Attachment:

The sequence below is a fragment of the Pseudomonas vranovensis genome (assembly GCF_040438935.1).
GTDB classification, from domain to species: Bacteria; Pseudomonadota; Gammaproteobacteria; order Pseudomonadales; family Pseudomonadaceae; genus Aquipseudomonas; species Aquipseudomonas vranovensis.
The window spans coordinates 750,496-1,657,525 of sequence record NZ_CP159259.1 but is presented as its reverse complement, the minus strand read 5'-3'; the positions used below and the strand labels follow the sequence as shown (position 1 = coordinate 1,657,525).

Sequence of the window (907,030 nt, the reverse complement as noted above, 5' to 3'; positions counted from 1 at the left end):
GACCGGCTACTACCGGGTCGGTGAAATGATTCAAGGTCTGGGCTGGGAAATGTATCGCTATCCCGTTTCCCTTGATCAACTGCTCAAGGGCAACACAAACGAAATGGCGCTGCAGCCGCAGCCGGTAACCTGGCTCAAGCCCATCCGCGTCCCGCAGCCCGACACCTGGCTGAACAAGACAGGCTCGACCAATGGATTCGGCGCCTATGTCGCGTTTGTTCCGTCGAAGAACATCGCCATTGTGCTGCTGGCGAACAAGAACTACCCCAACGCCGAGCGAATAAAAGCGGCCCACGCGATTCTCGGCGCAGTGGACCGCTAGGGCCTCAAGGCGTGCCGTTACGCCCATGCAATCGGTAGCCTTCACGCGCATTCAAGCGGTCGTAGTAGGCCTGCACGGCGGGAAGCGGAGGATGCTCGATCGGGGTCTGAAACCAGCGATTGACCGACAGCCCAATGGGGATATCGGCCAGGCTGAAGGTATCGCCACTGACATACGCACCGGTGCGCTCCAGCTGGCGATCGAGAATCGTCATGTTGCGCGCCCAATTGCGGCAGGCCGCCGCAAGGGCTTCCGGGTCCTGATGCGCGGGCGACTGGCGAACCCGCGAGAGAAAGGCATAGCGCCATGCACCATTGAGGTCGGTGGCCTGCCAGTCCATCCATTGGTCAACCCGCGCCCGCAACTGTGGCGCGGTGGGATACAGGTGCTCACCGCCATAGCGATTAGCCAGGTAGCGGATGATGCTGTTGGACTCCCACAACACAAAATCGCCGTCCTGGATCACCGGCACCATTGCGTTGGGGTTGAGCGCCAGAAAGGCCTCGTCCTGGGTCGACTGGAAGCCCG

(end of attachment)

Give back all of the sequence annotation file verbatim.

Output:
The sequence below is a fragment of the Pseudomonas vranovensis genome (assembly GCF_040438935.1).
GTDB classification, from domain to species: Bacteria; Pseudomonadota; Gammaproteobacteria; order Pseudomonadales; family Pseudomonadaceae; genus Aquipseudomonas; species Aquipseudomonas vranovensis.
The window spans coordinates 750,496-1,657,525 of sequence record NZ_CP159259.1 but is presented as its reverse complement, the minus strand read 5'-3'; the positions used below and the strand labels follow the sequence as shown (position 1 = coordinate 1,657,525).

Sequence of the window (907,030 nt, the reverse complement as noted above, 5' to 3'; positions counted from 1 at the left end):
GACCGGCTACTACCGGGTCGGTGAAATGATTCAAGGTCTGGGCTGGGAAATGTATCGCTATCCCGTTTCCCTTGATCAACTGCTCAAGGGCAACACAAACGAAATGGCGCTGCAGCCGCAGCCGGTAACCTGGCTCAAGCCCATCCGCGTCCCGCAGCCCGACACCTGGCTGAACAAGACAGGCTCGACCAATGGATTCGGCGCCTATGTCGCGTTTGTTCCGTCGAAGAACATCGCCATTGTGCTGCTGGCGAACAAGAACTACCCCAACGCCGAGCGAATAAAAGCGGCCCACGCGATTCTCGGCGCAGTGGACCGCTAGGGCCTCAAGGCGTGCCGTTACGCCCATGCAATCGGTAGCCTTCACGCGCATTCAAGCGGTCGTAGTAGGCCTGCACGGCGGGAAGCGGAGGATGCTCGATCGGGGTCTGAAACCAGCGATTGACCGACAGCCCAATGGGGATATCGGCCAGGCTGAAGGTATCGCCACTGACATACGCACCGGTGCGCTCCAGCTGGCGATCGAGAATCGTCATGTTGCGCGCCCAATTGCGGCAGGCCGCCGCAAGGGCTTCCGGGTCCTGATGCGCGGGCGACTGGCGAACCCGCGAGAGAAAGGCATAGCGCCATGCACCATTGAGGTCGGTGGCCTGCCAGTCCATCCATTGGTCAACCCGCGCCCGCAACTGTGGCGCGGTGGGATACAGGTGCTCACCGCCATAGCGATTAGCCAGGTAGCGGATGATGCTGTTGGACTCCCACAACACAAAATCGCCGTCCTGGATCACCGGCACCATTGCGTTGGGGTTGAGCGCCAGAAAGGCCTCGTCCTGGGTCGACTGGAAGCCCG